I have lost this little girl, my precious sister in this world.

I have lost the rational, respectful discourse with my countrymen that determines who will lead one great and undivided nation.

I have lost the kind and gentle boy who would heal souls with his music.

I have lost the seven husbands and fathers and sons.

We have lost when reconciliation is less important than revenge.

We have lost when hate-filled parties thirst for the blood of the Other.

We will lose, again and again, each time we choose not to confront this tortuous cycle—the cycle which itself is the ultimate enemy.

We have known loss, today.


Thanks for reading! Remember, #10Weeks is going to post every weekday evening between now and mid-December. The best way to stay up on these chapters is to just click to subscribe at the top of the page!

And one more thing: I have finally begun laying down the tracks for our AUDIOBOOK version of Powerful Peace! My company has an exciting promotion for pre-orders, and you can see that if you click here to pre-order the audiobook.

Want to get your own hard copy, or load up on a gift bundle? Click here for hard copies!

#10Weeks Chapter 2: Harm (Blowing up Baby)



Blowing up baby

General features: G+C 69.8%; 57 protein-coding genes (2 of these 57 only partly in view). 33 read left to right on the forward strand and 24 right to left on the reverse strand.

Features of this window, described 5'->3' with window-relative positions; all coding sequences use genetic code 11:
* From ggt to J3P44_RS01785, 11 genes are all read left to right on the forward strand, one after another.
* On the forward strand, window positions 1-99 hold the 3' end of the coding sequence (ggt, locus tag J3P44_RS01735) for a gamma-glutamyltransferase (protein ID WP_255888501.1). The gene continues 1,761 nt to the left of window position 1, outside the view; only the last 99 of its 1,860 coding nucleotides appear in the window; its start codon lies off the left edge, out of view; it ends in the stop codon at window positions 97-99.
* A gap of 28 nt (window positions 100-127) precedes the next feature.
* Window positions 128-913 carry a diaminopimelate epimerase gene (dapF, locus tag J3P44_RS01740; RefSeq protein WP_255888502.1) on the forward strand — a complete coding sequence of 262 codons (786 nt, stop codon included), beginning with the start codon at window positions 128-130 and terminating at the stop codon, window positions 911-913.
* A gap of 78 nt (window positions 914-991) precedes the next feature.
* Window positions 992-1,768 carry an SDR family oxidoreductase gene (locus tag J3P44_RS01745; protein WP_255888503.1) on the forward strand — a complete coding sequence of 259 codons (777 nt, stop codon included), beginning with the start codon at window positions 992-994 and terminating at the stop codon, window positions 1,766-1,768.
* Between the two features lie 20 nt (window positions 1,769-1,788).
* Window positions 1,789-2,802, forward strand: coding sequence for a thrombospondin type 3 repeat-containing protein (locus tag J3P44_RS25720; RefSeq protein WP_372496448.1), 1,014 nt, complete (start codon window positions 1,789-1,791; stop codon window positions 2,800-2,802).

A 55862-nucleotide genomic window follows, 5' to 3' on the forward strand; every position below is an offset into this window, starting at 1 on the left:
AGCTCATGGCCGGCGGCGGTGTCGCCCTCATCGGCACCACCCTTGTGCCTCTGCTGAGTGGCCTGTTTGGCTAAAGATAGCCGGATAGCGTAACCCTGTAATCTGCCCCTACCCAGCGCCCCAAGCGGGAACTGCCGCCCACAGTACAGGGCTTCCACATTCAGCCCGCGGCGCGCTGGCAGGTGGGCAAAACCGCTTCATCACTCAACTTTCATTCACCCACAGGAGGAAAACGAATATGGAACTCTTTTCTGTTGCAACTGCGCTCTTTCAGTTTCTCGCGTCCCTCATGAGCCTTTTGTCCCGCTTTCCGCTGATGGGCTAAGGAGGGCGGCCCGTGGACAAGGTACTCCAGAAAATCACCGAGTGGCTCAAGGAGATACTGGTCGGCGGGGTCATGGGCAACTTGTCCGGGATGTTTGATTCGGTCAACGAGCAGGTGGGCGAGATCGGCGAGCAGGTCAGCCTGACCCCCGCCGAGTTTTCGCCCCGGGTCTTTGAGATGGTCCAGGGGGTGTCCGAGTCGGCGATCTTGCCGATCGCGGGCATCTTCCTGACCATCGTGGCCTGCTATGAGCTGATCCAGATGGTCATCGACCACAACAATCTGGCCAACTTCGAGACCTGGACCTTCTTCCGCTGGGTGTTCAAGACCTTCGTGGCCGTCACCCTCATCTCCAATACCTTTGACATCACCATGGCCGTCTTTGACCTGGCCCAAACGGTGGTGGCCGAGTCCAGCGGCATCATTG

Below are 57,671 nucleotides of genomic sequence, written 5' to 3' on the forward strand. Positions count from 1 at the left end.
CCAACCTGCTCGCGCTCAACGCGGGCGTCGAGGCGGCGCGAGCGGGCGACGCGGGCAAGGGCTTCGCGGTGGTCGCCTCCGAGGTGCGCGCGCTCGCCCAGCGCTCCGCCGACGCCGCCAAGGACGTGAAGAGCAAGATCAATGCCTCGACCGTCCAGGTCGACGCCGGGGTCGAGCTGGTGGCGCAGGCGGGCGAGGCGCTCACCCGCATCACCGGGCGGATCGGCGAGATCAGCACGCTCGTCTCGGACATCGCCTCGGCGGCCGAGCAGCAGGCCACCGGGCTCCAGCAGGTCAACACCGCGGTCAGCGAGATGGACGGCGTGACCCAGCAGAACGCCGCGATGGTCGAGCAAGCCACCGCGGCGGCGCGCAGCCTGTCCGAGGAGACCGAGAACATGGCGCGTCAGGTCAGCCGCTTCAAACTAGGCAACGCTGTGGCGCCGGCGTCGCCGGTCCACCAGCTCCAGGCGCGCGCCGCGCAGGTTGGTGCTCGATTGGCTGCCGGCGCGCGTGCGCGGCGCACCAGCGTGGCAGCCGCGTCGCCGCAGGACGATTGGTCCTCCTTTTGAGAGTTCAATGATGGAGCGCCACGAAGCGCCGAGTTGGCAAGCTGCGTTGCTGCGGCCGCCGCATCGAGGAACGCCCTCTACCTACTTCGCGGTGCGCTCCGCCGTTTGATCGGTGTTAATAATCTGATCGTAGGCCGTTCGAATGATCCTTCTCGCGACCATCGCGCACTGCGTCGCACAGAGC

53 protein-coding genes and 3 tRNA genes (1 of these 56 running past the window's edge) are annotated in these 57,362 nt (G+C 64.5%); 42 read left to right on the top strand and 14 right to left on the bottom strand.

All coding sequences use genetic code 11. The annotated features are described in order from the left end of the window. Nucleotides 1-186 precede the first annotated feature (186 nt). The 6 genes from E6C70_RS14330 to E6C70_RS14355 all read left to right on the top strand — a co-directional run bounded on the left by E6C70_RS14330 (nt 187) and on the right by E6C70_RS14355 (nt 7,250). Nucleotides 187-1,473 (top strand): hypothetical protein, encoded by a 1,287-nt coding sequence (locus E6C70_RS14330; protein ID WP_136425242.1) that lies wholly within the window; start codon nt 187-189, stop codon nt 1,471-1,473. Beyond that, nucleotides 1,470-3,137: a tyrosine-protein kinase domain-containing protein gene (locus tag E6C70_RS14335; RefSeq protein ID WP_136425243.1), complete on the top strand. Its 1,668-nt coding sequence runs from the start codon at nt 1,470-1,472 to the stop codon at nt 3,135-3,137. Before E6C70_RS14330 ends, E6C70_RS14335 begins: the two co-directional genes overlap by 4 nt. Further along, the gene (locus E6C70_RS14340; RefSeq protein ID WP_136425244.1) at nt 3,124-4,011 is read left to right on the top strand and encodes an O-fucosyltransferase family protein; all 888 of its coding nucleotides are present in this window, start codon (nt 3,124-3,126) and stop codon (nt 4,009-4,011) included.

The cycle of hate naturally results in a desire to harm. Sometimes children and other vulnerable members of a population are deliberately targeted. More often, they are harmed (emotionally and physically) because they were in the wrong place at the right time during an attack against some “legitimate” target, ranging from an estranged spouse to an enemy soldier. There have been casualties of war for as long as there have been warsbut once we acknowledge that some fights are not worth fighting, we find ourselves accountable to prevent as many as possible. 

Darkness cannot drive out darkness; only light can do that.
Hate cannot drive out hate; only love can do that.
Martin Luther King, Jr.

These beautiful children were severely injured by an al Qaeda car bombing near their school. Their friends died.

I happened upon a photo of two little girls who had been blown up by al Qaeda in Iraq (AQI) at their school in Kirkuk on April 2, 2007. It’s my favorite picture; I keep it as a screen saver to remind me of who I serve and to put my own troubles in context.

I work for them and others like them. They don’t pay me for my work, but those who do pay me understand that, ultimately, I work for those little girls.

They say a picture is worth a thousand words. The pain, terror and anguish of the precious children in this silent image speak deafeningly.

These small girls, probably about four and eight years of age, sit on a hospital table with their faces twisted in pain. Both are having a very bad hair day—exploding cars will do that to a person. The younger has thick, curly locks and, except for being covered in her own blood, could be a little Arab Shirley Temple.

Although most of the blood soaking her white T-shirt and pants is probably from a minor but fast-flowing scalp wound, you can just make out that her delicate right hand is damaged, too. She’s favoring it to keep it from touching anything. She needs desperately to be held, and seems to be reaching for someone off camera…with little gold bracelets dripping blood, she’s feeling a million miles away from the security, love and peace she so deserves. It is a peace she will never again fully know.